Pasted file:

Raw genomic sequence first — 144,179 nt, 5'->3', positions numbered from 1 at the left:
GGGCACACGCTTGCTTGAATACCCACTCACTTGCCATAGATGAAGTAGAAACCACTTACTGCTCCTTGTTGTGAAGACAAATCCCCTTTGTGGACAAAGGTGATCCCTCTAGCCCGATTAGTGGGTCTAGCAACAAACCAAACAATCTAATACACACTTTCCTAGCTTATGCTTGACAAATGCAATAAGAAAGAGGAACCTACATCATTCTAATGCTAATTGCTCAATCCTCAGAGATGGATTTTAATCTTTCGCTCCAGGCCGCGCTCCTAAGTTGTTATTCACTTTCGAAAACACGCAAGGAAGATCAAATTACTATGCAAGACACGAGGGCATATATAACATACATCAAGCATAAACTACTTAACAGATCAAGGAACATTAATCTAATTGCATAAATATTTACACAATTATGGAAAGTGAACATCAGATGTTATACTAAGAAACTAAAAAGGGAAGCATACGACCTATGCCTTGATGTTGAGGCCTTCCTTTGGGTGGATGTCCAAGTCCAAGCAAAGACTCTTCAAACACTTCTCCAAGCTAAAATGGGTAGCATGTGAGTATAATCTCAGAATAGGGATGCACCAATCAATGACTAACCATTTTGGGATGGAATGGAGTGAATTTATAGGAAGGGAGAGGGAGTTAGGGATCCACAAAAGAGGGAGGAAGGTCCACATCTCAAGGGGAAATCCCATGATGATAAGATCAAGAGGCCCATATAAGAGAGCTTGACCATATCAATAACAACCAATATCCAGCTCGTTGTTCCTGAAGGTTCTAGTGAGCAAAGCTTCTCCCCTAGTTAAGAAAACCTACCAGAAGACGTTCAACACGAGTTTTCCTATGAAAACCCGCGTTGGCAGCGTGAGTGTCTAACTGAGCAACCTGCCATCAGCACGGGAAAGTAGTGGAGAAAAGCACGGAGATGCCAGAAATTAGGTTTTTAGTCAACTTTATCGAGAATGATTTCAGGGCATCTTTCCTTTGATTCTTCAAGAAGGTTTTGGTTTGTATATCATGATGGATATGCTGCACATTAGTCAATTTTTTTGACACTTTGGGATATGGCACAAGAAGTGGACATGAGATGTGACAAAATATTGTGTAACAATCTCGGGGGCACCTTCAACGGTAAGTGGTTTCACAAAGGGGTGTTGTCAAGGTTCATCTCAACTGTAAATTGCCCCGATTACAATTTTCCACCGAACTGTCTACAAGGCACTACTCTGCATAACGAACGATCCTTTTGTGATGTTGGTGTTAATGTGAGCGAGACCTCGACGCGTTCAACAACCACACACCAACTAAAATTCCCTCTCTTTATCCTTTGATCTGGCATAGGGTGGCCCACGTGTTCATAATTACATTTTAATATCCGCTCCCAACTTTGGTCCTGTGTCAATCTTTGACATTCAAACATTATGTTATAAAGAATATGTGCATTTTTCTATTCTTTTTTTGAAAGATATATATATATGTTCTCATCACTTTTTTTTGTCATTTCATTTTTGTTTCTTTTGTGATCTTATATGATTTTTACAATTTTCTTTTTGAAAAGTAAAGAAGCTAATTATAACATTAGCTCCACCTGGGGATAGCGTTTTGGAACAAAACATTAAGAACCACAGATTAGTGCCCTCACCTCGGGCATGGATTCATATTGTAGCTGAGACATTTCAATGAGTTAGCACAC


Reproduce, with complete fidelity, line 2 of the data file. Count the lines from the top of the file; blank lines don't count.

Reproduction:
GGGCACACGCTTGCTTGAATACCCACTCACTTGCCATAGATGAAGTAGAAACCACTTACTGCTCCTTGTTGTGAAGACAAATCCCCTTTGTGGACAAAGGTGATCCCTCTAGCCCGATTAGTGGGTCTAGCAACAAACCAAACAATCTAATACACACTTTCCTAGCTTATGCTTGACAAATGCAATAAGAAAGAGGAACCTACATCATTCTAATGCTAATTGCTCAATCCTCAGAGATGGATTTTAATCTTTCGCTCCAGGCCGCGCTCCTAAGTTGTTATTCACTTTCGAAAACACGCAAGGAAGATCAAATTACTATGCAAGACACGAGGGCATATATAACATACATCAAGCATAAACTACTTAACAGATCAAGGAACATTAATCTAATTGCATAAATATTTACACAATTATGGAAAGTGAACATCAGATGTTATACTAAGAAACTAAAAAGGGAAGCATACGACCTATGCCTTGATGTTGAGGCCTTCCTTTGGGTGGATGTCCAAGTCCAAGCAAAGACTCTTCAAACACTTCTCCAAGCTAAAATGGGTAGCATGTGAGTATAATCTCAGAATAGGGATGCACCAATCAATGACTAACCATTTTGGGATGGAATGGAGTGAATTTATAGGAAGGGAGAGGGAGTTAGGGATCCACAAAAGAGGGAGGAAGGTCCACATCTCAAGGGGAAATCCCATGATGATAAGATCAAGAGGCCCATATAAGAGAGCTTGACCATATCAATAACAACCAATATCCAGCTCGTTGTTCCTGAAGGTTCTAGTGAGCAAAGCTTCTCCCCTAGTTAAGAAAACCTACCAGAAGACGTTCAACACGAGTTTTCCTATGAAAACCCGCGTTGGCAGCGTGAGTGTCTAACTGAGCAACCTGCCATCAGCACGGGAAAGTAGTGGAGAAAAGCACGGAGATGCCAGAAATTAGGTTTTTAGTCAACTTTATCGAGAATGATTTCAGGGCATCTTTCCTTTGATTCTTCAAGAAGGTTTTGGTTTGTATATCATGATGGATATGCTGCACATTAGTCAATTTTTTTGACACTTTGGGATATGGCACAAGAAGTGGACATGAGATGTGACAAAATATTGTGTAACAATCTCGGGGGCACCTTCAACGGTAAGTGGTTTCACAAAGGGGTGTTGTCAAGGTTCATCTCAACTGTAAATTGCCCCGATTACAATTTTCCACCGAACTGTCTACAAGGCACTACTCTGCATAACGAACGATCCTTTTGTGATGTTGGTGTTAATGTGAGCGAGACCTCGACGCGTTCAACAACCACACACCAACTAAAATTCCCTCTCTTTATCCTTTGATCTGGCATAGGGTGGCCCACGTGTTCATAATTACATTTTAATATCCGCTCCCAACTTTGGTCCTGTGTCAATCTTTGACATTCAAACATTATGTTATAAAGAATATGTGCATTTTTCTATTCTTTTTTTGAAAGATATATATATATGTTCTCATCACTTTTTTTTGTCATTTCATTTTTGTTTCTTTTGTGATCTTATATGATTTTTACAATTTTCTTTTTGAAAAGTAAAGAAGCTAATTATAACATTAGCTCCACCTGGGGATAGCGTTTTGGAACAAAACATTAAGAACCACAGATTAGTGCCCTCACCTCGGGCATGGATTCATATTGTAGCTGAGACATTTCAATGAGTTAGCACAC